- The Washington Times - Friday, May 19, 2023

As if Bud Light didn’t have enough problems, now Senate Republicans are looking into whether the brand is marketing to underage consumers.

Republican Sens. Marsha Blackburn of Tennessee and Ted Cruz of Texas opened an investigation into whether Anheuser-Busch, Bud Light’s parent company, violated Beer Institute guidelines against underage advertising based on its partnership with transgender influencer Dylan Mulvaney.

The senators said the evidence “overwhelmingly shows that Dylan Mulvaney’s audience skews significantly younger than the legal drinking age and violates the Beer Institute’s Advertising/Marketing Code and Buying Guidelines.”

The Republicans called on the Beer Institute, the industry’s self-regulatory body, to investigate whether Anheuser-Busch violated the institute’s guidelines. They also urged Anheuser-Busch to cancel its partnership with the influencer.

“We would urge you, in your capacity at Anheuser-Busch, to avoid a lengthy investigation by the Beer Institute by instead having Anheuser-Busch publicly sever its relationship with Dylan Mulvaney, publicly apologize to the American people for marketing alcoholic beverages to minors, and direct Dylan Mulvaney to remove any Anheuser-Busch content from his social media platforms,” the senators said in a joint letter to Anheuser-Busch and the Beer Institute.

They noted that the influencer, who has 1.8 million followers on Instagram and 10.8 million followers on TikTok, is most famous for the “365 Days of Girlhood” series.

“The use of the phrase ‘Girlhood’ was not a slip of the tongue but rather emblematic of a series of Mulvaney’s online content that was specifically used to target, market to, and attract an audience of young people who are well below the legal drinking age in the United States,” the senators said.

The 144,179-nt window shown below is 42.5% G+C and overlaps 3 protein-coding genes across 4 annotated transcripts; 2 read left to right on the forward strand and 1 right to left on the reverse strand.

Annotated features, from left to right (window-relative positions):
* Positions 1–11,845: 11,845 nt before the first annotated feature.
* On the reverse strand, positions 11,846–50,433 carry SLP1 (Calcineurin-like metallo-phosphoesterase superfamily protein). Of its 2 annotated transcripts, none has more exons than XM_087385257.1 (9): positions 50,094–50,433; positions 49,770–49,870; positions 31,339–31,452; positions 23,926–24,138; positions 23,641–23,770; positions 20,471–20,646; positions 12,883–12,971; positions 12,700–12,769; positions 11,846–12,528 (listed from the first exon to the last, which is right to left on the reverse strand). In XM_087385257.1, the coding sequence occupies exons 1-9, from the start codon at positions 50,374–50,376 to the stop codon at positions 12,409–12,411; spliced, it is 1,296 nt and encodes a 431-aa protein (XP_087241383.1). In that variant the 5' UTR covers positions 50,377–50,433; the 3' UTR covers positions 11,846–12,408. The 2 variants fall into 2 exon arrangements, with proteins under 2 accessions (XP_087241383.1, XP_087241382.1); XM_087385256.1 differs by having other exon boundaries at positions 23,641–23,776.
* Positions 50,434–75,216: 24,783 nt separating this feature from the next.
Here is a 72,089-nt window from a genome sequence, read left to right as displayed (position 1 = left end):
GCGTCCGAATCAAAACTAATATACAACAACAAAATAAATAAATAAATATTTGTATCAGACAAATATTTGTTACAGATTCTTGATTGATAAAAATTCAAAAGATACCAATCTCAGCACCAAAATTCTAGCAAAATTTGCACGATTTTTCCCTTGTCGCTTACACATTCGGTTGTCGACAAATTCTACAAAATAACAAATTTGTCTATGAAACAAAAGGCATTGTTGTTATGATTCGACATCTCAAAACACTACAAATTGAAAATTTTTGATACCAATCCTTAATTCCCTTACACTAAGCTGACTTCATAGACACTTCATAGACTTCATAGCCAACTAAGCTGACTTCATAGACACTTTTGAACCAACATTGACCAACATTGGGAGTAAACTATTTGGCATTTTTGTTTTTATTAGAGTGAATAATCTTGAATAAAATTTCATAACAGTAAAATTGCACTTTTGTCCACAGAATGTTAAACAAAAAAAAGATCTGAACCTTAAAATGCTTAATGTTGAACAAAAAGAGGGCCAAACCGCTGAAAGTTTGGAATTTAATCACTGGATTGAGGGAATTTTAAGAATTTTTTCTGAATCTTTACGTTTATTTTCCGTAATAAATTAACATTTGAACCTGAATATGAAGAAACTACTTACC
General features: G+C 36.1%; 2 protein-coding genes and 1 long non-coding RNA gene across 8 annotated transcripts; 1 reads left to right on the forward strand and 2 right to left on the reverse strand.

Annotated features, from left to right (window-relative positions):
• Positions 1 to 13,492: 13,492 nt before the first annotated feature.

They cited videos in which Dylan Mulvaney lip-syncs “I am Eloise, I am 6” while dressed as a child, and gives away merchandise and cash to teenage girls at a mall. The legal drinking age nationwide is 21.

The Senators also asked for corporate communications from Anheuser-Busch as well as “scripts of social media content, solicitations for content, and documents relating to Anheuser-Busch’s corporate policy for advertising on social media platforms.”

Bud Light sales have dipped amid calls to boycott the brand over its partnership with the 26-year-old Dylan Mulvaney, a male-born comedian and social-media personality who identifies as female.

Critics have accused Dylan Mulvaney of mocking girls and women by carrying out “a caricature of what it means to be a woman,” as Concerned Women for America CEO Penny Nance put it, while the influencer has accused naysayers of “dehumanization” and being “cruel.”

In a statement, Beer Institute President and CEO Brian Crawford had no comment on whether the group would investigate, but said that its marketing and advertising code “reflects the beer industry’s commitment to responsibility.”

“Beer advertising materials are created for and directed to adult consumers of legal drinking age, and brewers follow the strictest standards in the beverage alcohol industry in marketing their products,” Mr. Crawford said. “Brewers are proud of this commitment to responsibility and the FTC has repeatedly confirmed the effectiveness of the Beer Institute Advertising and Marketing Code following comprehensive reviews of the alcohol industry’s guidelines, processes, and advertising in 1999, 2003, 2008, and most recently 2014.”

The Washington Times has contacted Anheuser-Busch for comment.

• Valerie Richardson can be reached at vrichardson@washingtontimes.com.

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